"We see the exact same thing with software for Windows in China all the time," Chester Wisniewski, a senior security adviser at Sophos, told TechNewsWorld.
"The malware authors convert legitimate Windows apps into adware and offer it for free, and it wouldn't surprise me if they took the same approach with Android," Wisniewski explained. "There's a term in Chinese that translates to something like 'green software,' and that refers to pirated versions of software."
About 80 percent of so-called green software on websites in China contain malware, Wisniewski said.
No Sailing the 7 Seas Yet
Geinimi was discovered on a user forum in China, Lookout Mobile's Mahaffey said.
While the malware currently affects only users in China, it could well spread elsewhere.
"Mobile devices have a fairly international user base, and there's a lot of cross-pollination of apps," Mahaffey pointed out. "But so far, the market is still localized."
Google can easily prevent the spread of the Trojan by kicking the app off Android, Randy Abrams, director of technical education at ESET, pointed out. "Why hasn't Google done anything yet?" he asked.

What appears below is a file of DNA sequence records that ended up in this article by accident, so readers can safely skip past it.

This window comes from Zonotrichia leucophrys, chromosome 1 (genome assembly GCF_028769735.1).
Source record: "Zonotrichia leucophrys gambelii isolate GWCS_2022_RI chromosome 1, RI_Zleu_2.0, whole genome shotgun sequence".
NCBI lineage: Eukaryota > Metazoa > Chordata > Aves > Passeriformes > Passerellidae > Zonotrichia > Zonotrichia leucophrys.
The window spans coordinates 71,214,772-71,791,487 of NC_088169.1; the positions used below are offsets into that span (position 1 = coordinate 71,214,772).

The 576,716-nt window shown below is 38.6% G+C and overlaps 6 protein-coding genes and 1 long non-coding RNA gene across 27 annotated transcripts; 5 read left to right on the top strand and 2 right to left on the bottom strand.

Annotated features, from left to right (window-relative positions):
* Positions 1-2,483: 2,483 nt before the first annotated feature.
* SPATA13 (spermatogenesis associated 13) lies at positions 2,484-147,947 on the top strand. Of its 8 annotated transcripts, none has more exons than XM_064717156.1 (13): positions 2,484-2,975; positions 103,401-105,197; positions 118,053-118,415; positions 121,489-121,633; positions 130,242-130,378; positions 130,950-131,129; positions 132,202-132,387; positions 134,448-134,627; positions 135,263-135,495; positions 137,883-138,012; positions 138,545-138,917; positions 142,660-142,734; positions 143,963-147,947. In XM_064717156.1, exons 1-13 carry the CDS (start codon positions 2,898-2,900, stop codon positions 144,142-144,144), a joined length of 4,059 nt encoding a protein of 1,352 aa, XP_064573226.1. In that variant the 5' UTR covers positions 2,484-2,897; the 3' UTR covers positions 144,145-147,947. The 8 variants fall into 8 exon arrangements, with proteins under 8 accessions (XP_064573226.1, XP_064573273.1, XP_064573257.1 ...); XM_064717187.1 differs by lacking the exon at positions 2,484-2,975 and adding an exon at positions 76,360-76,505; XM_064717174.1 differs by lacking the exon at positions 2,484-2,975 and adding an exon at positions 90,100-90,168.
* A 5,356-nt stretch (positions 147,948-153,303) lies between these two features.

Google didn't respond to requests for comment by press time.
A Smartphone Is Not Just a Phone
Smartphone users need to realize that their devices are "really powerful little computers," ESET's Abrams told TechNewsWorld.
For example, Android-based smartphones can be used to launch distributed denial of service (DDoS) attacks against websites, Abrams said.
"Right now, people are constantly installing apps that tell you they will access the Internet, or send and receive text messages, or send and receive email," Abrams pointed out. "These apps are paid for by advertising. The Trojan takes things one step further in that it can create a botnet. But in terms of giving up privacy, people are already doing that by installing free games and apps."
Android offers users two types of protection, Lookout Mobile's Mahaffey said. One is that the apps users download must ask for permission if they want to access any of the operating system's features.
The other type of protection blocks sideloading, which is the technical term for users downloading apps from unknown sources. In order to download pirated apps, which may contain the Geinimi Trojan, Android smartphone owners need to turn off sideloading protection, Mahaffey said.
That's exactly what they shouldn't do; after all, they don't turn antivirus off on their PCs before downloading applications.
"Treat your smartphone like you would your PC, and make sure that all the things you safeguard on your PC you safeguard on your smartphone," Mahaffey stated.
By Richard Adhikari
12/30/10 12:58 PM PT